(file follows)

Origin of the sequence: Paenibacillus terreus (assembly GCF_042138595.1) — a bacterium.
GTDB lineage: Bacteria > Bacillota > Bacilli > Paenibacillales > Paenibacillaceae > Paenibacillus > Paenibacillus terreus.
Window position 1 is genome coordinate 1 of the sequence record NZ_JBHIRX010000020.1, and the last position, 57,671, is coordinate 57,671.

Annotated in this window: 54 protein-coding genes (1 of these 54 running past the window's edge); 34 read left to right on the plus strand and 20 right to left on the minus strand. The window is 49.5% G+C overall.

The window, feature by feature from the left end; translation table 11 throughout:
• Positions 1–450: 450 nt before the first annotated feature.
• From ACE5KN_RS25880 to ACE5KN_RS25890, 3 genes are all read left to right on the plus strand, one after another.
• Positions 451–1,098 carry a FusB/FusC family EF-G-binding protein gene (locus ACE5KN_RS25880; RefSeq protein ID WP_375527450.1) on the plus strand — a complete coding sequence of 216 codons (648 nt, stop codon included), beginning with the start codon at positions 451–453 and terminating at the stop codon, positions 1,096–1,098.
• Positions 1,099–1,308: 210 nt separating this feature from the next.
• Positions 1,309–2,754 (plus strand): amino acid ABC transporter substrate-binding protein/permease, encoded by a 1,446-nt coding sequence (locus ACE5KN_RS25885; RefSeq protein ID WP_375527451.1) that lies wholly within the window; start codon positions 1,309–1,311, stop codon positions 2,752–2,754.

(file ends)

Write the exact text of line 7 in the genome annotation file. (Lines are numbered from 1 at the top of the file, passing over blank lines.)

• From ACE5KN_RS25880 to ACE5KN_RS25890, 3 genes are all read left to right on the plus strand, one after another.